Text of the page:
To Be or Not To Be

Considering the polarizing response to Jojo Rabbit less than a year ago, you’d probably think that To Be or Not to Be would be perhaps a bridge to far for audiences sensitive to dark comedy involving Nazis (and the history books will tell you: upon its release in 1942, it was considered to be in “bad taste”). And yet, the infamous film from Ernst Lubitsch smashes the concept of “tragedy + time” into pieces. Released within the darkest period of World War II, To Be or Not to Be is a wistful screwball comedy of mannerisms and behavior. A romantic comedy that has little faith in the romance at its center, and a wartime satire that makes hay out of the villain’s lack of conviction. In the rouse of Dr. StrangeloveTo Be or Not to Be makes no argument for laughing away the pain, but more specifically, it argues that it is the painful thing, in and of itself, that is so hilarious.

Jack Benny and Carole Lombard play Josef and Maria Tura, a married Polish couple who also share the stage of the most famous theater in pre-World War II Warsaw. As the theater prepares for a new play – a drama criticizing the rising Nazi party and its leader, Adolf Hitler – they make their money with slapdash performances of Hamlet. The highly vain Josef becomes disturbed when every time he begins his ‘To Be or Not to Be’ soliloquy, a young soldier gets up from his seat and walks out on the performance. Little does he know that the soldier, Stanislav Sobinski (Robert Stack), is actually taking that time to visit Maria in her dressing room. The flighty dalliance happens right under Josef’s nose, though all he’s concerned about is the effectiveness of his performance.

The fun and games cease after Hitler’s Germany invades Poland and brings the country under the control of his authoritarian regime. The theater is closed and Sobinski is off to England to fight for the Allies in an effort to save his home country. In his efforts, he meets Professor Siletsky (Stanley Ridges), a member of the Polish resistance who is actually a Nazi spy. Siletsky gets entangled in the affairs of Sobinski and the Turas after the young soldier catches wise about the professor’s true allegiances. Maria is called to Siletsky’s office behind Third Reich walls and commissioned to begin her own spy work. Maria agrees, but only to record information for the resistance. When Josef learns of her actions, his vanity and jealousy get the better of him, and in an attempt to save his pride, he also joins the spy network, adding to a complicated but hilarious web of double and triple agents.

The film was released a month after Lombard’s tragic death on January 16th, 1942. That she was killed in a plane crash after raising millions of dollars in war bonds for the American military adds a significant layer of gravitas to her Maria Tura, who playfully but sincerely volunteers herself to breach Nazi rank to help save Poland. In fact, Lombard’s performance was the only thing that critics agreed to praise when the film was originally released, no doubt believing that the only thing more in “bad taste” than a Nazi comedy being to pan a recently deceased movie legend. Their analysis was not wrong, though. Lombard, already a veteran of screwball comedy, is absolutely brilliant in To Be or Not to Be, playing perfectly off of Benny’s egotistical Josef, delivering piercing dialogue with an alacrity that she perfected throughout her career.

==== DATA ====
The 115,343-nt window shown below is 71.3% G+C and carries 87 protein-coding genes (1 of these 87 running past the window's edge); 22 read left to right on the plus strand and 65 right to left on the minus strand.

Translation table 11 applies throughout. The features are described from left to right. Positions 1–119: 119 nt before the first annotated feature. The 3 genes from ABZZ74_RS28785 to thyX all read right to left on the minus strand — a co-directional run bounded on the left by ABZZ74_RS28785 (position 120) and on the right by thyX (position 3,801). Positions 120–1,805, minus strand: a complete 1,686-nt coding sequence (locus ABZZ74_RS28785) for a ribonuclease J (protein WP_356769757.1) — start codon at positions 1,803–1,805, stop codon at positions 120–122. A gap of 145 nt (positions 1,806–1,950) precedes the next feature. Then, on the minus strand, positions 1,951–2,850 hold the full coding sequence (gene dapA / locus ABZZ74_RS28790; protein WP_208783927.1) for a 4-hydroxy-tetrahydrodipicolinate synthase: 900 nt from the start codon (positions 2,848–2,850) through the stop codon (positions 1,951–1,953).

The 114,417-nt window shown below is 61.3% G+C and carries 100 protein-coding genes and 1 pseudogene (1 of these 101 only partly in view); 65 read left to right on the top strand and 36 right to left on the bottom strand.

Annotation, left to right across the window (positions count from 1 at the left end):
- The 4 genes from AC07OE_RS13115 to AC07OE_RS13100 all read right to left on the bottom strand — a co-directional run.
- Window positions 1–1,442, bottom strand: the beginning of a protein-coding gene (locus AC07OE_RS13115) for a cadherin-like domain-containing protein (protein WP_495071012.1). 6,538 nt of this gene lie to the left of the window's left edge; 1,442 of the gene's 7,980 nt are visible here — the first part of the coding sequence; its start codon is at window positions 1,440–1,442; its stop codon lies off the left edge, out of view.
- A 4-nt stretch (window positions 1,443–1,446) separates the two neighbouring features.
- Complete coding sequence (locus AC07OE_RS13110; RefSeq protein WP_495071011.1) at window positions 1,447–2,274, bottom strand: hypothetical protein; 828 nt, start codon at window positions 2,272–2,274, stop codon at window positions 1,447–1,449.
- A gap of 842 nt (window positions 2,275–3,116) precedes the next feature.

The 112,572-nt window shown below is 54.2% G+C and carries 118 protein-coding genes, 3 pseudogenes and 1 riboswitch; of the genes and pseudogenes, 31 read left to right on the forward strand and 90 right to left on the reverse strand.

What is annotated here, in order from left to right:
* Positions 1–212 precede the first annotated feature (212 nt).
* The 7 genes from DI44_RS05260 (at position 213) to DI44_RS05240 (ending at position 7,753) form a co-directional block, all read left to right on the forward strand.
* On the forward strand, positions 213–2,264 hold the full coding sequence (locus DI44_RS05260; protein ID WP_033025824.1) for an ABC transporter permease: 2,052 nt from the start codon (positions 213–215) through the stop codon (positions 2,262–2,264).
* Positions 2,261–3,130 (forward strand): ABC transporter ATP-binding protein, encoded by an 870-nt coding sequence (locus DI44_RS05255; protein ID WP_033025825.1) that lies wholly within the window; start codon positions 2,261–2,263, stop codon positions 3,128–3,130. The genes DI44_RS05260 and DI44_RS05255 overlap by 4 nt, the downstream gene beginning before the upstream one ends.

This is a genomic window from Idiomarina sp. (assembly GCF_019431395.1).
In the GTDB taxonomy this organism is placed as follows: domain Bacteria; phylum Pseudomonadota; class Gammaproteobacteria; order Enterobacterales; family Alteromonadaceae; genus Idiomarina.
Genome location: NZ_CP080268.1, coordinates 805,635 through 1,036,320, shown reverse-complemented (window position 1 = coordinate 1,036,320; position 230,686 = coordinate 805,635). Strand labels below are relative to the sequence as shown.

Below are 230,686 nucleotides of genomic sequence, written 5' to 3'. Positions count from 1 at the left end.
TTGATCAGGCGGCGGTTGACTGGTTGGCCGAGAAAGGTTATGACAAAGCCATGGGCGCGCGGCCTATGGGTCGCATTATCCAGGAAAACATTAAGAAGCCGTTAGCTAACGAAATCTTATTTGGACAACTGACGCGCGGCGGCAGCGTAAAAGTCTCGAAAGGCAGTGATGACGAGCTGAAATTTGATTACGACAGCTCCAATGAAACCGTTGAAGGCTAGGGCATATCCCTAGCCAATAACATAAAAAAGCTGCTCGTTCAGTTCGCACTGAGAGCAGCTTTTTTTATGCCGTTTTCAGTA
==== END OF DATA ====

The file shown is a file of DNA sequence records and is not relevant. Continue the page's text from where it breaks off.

This film comes late in the legendary Lubitsch’s career, five years before his death and many decades after he’d established himself as a total master of comedy and performance. The fanciful and dainty nature of To Be or Not to Be alleviates tension while never detracting from suspense. He is utilizing laughs the way Hitchcock would eventually use discomfort; only through the genteel nature of his storytelling does the real nature of his message come through. Both Jewish and German, the pitfalls of World War II and Nazi Germany could have been a blackhole for Lubitsch, had he decided to walk a path of respectability. He certainly defangs Nazi soldiers, presenting a parade of buffoonery throughout the Third Reich, with generals living in so much fear, they could hardly instill fear in others.

The criticism, if there is any, is instead aimed at his heroes: the troop of actors who witlessly become enlisted in the cause, and only through pure self-preservation come up with a plot to save the day. Josef’s jealousy of Maria and Sobinsky sends him straight into the crosshairs of the Nazis, while Maria makes no complaint about using her own alluring nature to entrap Siletsky. The two protagonists are perfect for each other, expertly calibrated to each other’s vanities and duplicities. To Be or Not to Be shows how often the personal and the political can be interchangeable and how, faced with crisis, our performances of ourselves can be the difference between life and death, especially under a historically vicious dictator. Lubitsch has no ill will towards his stars, but he constructs their hypocrisies expertly into the story.

To those who still think that Lubitsch is not serious enough about World War II should consider the character of Greenberg (Felix Bressart), a Jewish member of the acting company who dreams of getting his moment on the stage, only to be assigned roles of background action. He dreams to perform the character of Shylock from The Merchant of Venice, and often recounts the character’s famous soliloquy (“If you prick us, do we not bleed?”). Greenberg gets his moment to perform, within the film’s stirring climax that tracks a raucous escape right under the nose of the Nazis. Greenberg’s performance is the film’s emotional high point: a Jewish man making the case for his own humanity directly to a group of Nazi soldiers. It’s a moment that’s still funny within the context of the plot, but on a more macro level, it is so much more than that.


Directed by Ernst Lubitsch